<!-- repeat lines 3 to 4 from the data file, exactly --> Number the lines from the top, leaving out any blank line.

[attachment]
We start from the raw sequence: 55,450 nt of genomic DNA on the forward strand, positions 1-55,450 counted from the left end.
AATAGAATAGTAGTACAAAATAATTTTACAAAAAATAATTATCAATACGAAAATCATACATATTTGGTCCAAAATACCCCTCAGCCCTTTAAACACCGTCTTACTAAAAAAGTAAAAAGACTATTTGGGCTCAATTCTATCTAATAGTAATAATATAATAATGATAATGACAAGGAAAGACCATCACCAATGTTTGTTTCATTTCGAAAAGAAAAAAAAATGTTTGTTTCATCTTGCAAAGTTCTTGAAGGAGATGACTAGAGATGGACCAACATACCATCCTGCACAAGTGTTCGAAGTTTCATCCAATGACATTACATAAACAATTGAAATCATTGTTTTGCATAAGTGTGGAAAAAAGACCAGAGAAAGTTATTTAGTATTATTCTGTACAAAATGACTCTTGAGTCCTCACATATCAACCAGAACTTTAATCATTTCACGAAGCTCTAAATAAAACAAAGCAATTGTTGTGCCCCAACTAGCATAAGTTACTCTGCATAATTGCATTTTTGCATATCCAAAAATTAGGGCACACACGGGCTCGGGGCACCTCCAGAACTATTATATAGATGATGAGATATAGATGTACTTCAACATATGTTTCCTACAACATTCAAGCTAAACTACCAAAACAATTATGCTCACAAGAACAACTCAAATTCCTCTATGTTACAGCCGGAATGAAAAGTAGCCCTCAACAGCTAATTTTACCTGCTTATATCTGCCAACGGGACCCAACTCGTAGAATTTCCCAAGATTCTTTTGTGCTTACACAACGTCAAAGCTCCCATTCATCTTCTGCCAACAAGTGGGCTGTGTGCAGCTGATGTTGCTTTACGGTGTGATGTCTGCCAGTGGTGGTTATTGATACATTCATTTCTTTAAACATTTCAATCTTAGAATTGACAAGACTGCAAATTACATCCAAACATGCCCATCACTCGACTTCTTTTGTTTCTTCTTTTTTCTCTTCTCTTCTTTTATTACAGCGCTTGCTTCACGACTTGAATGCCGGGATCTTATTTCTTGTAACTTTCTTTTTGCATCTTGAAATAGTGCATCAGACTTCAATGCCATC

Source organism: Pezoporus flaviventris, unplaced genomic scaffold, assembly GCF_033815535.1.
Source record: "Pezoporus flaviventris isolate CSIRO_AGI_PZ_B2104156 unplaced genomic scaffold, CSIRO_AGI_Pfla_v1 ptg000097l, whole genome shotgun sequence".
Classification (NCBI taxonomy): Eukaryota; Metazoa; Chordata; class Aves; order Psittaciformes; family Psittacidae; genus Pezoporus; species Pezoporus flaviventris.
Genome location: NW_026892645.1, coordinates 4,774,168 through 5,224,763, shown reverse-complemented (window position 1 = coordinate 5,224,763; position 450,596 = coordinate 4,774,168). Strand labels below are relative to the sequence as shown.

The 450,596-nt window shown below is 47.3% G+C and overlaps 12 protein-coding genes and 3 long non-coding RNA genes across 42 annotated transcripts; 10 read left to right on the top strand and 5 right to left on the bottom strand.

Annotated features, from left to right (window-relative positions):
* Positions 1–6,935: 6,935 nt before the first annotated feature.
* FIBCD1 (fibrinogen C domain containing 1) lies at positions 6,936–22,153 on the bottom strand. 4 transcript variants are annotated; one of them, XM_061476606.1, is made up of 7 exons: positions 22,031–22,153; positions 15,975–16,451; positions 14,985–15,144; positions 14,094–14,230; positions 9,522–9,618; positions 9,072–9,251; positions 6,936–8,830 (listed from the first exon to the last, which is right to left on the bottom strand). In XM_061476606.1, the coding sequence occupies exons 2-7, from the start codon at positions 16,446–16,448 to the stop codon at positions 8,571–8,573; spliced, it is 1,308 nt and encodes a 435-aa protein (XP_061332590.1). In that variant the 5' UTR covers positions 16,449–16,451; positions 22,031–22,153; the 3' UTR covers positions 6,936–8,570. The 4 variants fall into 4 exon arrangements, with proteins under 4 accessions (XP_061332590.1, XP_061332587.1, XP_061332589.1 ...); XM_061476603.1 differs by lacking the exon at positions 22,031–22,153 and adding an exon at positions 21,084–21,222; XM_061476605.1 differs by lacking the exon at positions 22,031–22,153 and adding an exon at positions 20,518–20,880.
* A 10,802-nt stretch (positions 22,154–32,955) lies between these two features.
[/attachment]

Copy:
Source organism: Pezoporus flaviventris, unplaced genomic scaffold, assembly GCF_033815535.1.
Source record: "Pezoporus flaviventris isolate CSIRO_AGI_PZ_B2104156 unplaced genomic scaffold, CSIRO_AGI_Pfla_v1 ptg000097l, whole genome shotgun sequence".